Irvin. On the Cowboys' next drive Irvin froze Woolford with a
stutter-step and blew past him while Aikman pump-faked strong
safety Carnell Lake. The result: a 42-yard touchdown strike down
the right sideline. With 42 seconds left in the half Irvin
schooled Scott, a first-round draft pick from Maryland, and
caught a 55-yard bomb down the left sideline. That set up a
52-yard field goal by first-year kicker Richie Cunningham, and
it was hopping at Arnold's.

Dallas's happy day continued in the second half when Aikman, on
second-and-11 from the Steelers' 15, lofted a pass to the deep
left corner of the end zone. Scott had inside position on Irvin
and leaped for the ball, but it sailed just over his fingertips.
Irvin, probably the NFL's most physical receiver, put a body on
Scott while snatching the ball out of midair and falling with
his feet barely inbounds.

Cunningham's extra point made it 24-0, and that effectively took
the Bus out of service. Bettis (15 carries, 63 yards) ran well
early on, but Kordell Stewart, making his first NFL start at
quarterback, struggled against the Cowboys' barrage of blitzes
and forced several balls into coverage. He finished 13 of 28 for
104 yards, with an interception and a garbage-time touchdown; a
more telling statistic was his 1-for-11 efficiency on third down.

The Steelers believe that Stewart will adapt quickly to his new
role and that their shoddy performance on defense was an
aberration. "I like this football team, crazy as it sounds,"
coach Bill Cowher, who has been a master at guiding the Steelers
through early-season crises in recent years, said afterward.
Still, Pittsburgh generated no pass rush on Aikman, and after a
5-0 preseason its self-esteem took a beating. "The one thing
that would be devastating is if we get beat badly," Bettis said
last Saturday as he sat in the plush house he recently purchased
a few miles north of Pittsburgh. "If we play them tough and
lose, it's no big deal. But if we lose by, like, 21 points, it
could stay with us all season."

One person who won't stay with the Cowboys all season is
Sanders, who on Monday rejoined the Cincinnati Reds, at least
until Dallas's game this Sunday against the Arizona Cardinals.
The Reds may be curious to see how Sanders's back injury, which
kept him from playing baseball for 11 games in August, withstood
the rigors of a football game. On one scary second-quarter play
Sanders leaped to break up a pass intended for Charles Johnson
and landed hard on his head and neck. He remained on the ground
for nearly a minute while the Pittsburgh crowd, in a
heartwarming gesture, cheered wildly.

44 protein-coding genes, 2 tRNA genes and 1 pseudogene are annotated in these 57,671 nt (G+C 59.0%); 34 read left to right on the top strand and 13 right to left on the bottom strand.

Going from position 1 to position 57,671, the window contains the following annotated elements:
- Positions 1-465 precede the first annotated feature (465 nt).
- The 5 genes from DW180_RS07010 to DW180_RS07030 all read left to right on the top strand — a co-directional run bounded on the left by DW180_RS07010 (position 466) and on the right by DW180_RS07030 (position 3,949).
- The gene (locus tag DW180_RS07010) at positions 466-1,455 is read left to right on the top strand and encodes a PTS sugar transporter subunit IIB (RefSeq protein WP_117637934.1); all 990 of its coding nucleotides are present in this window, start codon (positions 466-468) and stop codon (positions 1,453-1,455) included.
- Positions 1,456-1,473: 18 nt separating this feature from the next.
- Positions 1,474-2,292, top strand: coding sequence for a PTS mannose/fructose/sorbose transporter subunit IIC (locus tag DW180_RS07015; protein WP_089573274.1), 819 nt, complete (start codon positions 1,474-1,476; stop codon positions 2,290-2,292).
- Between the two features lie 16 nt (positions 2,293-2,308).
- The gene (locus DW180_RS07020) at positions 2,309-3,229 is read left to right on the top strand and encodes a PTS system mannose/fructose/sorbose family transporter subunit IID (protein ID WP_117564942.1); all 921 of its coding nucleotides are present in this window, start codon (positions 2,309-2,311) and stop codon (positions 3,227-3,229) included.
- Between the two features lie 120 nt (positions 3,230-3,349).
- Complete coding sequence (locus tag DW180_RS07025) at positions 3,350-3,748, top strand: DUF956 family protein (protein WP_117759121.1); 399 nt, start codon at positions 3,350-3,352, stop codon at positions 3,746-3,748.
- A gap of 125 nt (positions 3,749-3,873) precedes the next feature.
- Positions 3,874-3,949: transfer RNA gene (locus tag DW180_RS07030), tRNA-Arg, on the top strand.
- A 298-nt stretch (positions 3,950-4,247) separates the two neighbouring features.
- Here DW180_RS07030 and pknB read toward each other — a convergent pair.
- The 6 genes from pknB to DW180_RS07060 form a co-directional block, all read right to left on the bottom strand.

On Sunday the Cowboys looked good enough to compete with the
Super Bowl-champion Packers, whom they have defeated seven
consecutive times over the past four seasons, and make a run at
their fourth NFL title in six years. The common perception is
that anything less than a Super Bowl crown will mean an end to
Switzer's four-year tenure as the Cowboys coach; in the wake of
his arrest for possession of a .38-caliber gun at Dallas-Fort
Worth International Airport last month, several reports
suggested he is a lame duck.

Jones certainly isn't distancing himself from Switzer. On
Saturday night they sat side by side in a restaurant on the
bluffs overlooking Pittsburgh, wearing matching Super Bowl XXX
rings and gazing down at Three Rivers while a couple of dozen
family members and friends mingled. Later, Jones addressed
Switzer's job status. "When the arrest happened, I was so mad I
felt a burning sensation shoot through my body," he said. "I was
mad that I had to go through the same old trauma again. But mad
at the man himself? He's pretty difficult to stay angry at for
too long. We've known one another 35 years, and anyone who
thinks he knows what the future holds doesn't understand the
depth of that relationship."

It's far too early to tell whether this story will have a happy
ending, but at the very least the Cowboys can close the book on
last season.

COLOR PHOTO: AL TIELEMANS Fingertip Control Steeler Chad Scott (30) came up a tad short against the Cowboys' Michael Irvin on this touchdown pass. For another view of this dazzling play, turn to page 24. [T of C] COLOR PHOTO: JOHN BIEVER The most spectacular of Irvin's seven catches was his acrobatic touchdown reception over Scott. [Michael Irvin and Chad Scott in game] TWO COLOR PHOTOS: AL TIELEMANS (2) Stewart threw a shoe but too few completions on a gut-wrenching day for the likes of Charles Johnson (opposite). [Kordell Stewart losing shoe in game; Charles Johnson in game] TWO COLOR PHOTOS: AL TIELEMANS (2) Miller (83) gave Dallas an alternative to Irvin, while the newly pious Sanders simply gave thanks. [Anthony Miller in game; Deion Sanders]